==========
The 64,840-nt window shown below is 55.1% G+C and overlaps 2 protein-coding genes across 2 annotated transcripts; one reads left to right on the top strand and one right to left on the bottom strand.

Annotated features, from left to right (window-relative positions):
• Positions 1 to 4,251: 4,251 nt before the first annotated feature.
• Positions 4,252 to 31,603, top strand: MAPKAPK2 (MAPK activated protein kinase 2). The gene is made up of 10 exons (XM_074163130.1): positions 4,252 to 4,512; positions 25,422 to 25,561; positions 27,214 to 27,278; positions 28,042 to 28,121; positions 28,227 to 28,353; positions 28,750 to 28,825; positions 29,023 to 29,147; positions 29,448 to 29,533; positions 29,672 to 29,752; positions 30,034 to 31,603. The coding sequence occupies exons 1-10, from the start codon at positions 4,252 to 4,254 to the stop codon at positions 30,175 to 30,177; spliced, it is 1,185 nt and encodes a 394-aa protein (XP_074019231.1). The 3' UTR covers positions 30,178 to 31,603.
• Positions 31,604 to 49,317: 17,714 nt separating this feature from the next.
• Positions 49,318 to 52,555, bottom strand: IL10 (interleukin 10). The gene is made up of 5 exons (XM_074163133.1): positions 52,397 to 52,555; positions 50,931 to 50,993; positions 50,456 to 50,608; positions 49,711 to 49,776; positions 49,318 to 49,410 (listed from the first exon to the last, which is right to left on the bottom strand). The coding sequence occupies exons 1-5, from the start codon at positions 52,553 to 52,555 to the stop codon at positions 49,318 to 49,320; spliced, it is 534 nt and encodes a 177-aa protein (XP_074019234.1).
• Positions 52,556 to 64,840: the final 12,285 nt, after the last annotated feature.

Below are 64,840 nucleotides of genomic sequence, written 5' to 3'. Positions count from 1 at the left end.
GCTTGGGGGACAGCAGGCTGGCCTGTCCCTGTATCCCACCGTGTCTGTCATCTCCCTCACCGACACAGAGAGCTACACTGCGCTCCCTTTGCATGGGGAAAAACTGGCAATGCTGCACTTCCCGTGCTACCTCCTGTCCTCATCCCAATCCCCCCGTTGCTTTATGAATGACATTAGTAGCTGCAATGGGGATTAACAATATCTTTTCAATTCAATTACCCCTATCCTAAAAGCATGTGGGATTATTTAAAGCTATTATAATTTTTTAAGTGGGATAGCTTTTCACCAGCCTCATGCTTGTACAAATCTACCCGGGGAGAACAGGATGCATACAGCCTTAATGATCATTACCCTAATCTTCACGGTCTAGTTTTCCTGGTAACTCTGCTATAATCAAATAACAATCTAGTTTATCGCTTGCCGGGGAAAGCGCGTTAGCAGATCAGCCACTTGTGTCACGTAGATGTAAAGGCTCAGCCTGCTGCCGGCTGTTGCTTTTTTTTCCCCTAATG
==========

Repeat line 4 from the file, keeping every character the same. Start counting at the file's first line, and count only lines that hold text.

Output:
• Positions 4,252 to 31,603, top strand: MAPKAPK2 (MAPK activated protein kinase 2). The gene is made up of 10 exons (XM_074163130.1): positions 4,252 to 4,512; positions 25,422 to 25,561; positions 27,214 to 27,278; positions 28,042 to 28,121; positions 28,227 to 28,353; positions 28,750 to 28,825; positions 29,023 to 29,147; positions 29,448 to 29,533; positions 29,672 to 29,752; positions 30,034 to 31,603. The coding sequence occupies exons 1-10, from the start codon at positions 4,252 to 4,254 to the stop codon at positions 30,175 to 30,177; spliced, it is 1,185 nt and encodes a 394-aa protein (XP_074019231.1). The 3' UTR covers positions 30,178 to 31,603.